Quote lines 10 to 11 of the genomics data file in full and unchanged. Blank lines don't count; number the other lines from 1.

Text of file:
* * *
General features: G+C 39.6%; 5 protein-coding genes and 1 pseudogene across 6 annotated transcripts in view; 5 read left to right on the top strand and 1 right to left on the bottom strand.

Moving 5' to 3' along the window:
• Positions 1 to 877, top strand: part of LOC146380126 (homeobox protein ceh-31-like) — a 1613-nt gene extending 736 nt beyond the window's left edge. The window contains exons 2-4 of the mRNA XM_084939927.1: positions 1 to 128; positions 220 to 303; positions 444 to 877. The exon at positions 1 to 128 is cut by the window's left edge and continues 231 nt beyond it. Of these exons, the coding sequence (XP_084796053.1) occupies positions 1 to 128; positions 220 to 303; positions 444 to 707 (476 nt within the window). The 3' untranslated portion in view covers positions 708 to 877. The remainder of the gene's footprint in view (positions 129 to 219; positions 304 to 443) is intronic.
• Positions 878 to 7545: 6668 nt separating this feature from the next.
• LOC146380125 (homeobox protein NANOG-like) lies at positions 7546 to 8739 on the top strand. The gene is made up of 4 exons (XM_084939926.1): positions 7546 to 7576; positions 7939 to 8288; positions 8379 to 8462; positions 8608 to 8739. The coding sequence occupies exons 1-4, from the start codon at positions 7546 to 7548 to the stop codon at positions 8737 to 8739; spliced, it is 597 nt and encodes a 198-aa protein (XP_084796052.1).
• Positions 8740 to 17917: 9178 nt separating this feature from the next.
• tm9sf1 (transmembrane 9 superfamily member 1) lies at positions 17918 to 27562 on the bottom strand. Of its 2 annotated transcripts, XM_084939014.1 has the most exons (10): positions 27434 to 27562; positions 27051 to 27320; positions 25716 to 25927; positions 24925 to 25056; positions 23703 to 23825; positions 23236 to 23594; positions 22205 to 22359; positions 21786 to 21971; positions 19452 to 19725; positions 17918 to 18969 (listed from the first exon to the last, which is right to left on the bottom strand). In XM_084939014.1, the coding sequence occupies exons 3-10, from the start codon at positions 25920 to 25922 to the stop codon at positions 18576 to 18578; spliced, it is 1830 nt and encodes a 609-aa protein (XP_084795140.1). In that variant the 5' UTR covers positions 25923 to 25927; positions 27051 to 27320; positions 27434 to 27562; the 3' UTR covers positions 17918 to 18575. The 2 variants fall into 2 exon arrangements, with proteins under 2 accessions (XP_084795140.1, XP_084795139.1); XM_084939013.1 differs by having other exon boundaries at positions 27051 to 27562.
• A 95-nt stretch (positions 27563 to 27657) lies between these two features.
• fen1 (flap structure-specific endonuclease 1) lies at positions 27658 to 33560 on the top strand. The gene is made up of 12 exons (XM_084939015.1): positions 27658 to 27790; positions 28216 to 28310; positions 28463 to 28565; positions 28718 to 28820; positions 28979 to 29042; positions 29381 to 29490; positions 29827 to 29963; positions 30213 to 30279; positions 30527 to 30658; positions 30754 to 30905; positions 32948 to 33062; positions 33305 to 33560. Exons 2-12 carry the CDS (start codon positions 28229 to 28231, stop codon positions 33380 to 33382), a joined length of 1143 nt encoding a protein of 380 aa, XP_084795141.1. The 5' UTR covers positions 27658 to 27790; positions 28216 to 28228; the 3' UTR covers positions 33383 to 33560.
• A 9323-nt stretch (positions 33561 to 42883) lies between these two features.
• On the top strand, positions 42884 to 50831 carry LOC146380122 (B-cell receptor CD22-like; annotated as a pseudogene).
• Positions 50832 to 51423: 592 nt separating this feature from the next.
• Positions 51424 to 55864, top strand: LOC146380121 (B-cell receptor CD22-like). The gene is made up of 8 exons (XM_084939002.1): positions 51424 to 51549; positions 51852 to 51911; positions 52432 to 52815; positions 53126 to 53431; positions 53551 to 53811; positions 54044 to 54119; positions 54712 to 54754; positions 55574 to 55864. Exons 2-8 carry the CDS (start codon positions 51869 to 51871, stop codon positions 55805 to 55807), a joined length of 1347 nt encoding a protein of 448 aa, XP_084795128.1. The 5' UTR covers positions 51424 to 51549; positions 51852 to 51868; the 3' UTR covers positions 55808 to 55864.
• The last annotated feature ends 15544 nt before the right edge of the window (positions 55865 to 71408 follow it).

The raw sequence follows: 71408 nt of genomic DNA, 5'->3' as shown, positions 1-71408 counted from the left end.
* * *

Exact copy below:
• A 9323-nt stretch (positions 33561 to 42883) lies between these two features.
• On the top strand, positions 42884 to 50831 carry LOC146380122 (B-cell receptor CD22-like; annotated as a pseudogene).